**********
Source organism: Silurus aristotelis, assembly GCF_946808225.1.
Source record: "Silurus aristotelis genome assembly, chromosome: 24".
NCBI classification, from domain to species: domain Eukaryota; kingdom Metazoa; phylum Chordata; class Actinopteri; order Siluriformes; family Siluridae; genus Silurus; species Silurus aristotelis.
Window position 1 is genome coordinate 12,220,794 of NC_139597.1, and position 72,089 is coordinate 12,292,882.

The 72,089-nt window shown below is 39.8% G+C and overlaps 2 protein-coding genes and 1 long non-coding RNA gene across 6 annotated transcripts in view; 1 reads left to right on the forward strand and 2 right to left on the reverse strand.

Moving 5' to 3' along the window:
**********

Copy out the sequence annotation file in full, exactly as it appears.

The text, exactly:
Source organism: Silurus aristotelis, assembly GCF_946808225.1.
Source record: "Silurus aristotelis genome assembly, chromosome: 24".
NCBI classification, from domain to species: domain Eukaryota; kingdom Metazoa; phylum Chordata; class Actinopteri; order Siluriformes; family Siluridae; genus Silurus; species Silurus aristotelis.
Window position 1 is genome coordinate 12,220,794 of NC_139597.1, and position 72,089 is coordinate 12,292,882.

The 72,089-nt window shown below is 39.8% G+C and overlaps 2 protein-coding genes and 1 long non-coding RNA gene across 6 annotated transcripts in view; 1 reads left to right on the forward strand and 2 right to left on the reverse strand.

Moving 5' to 3' along the window: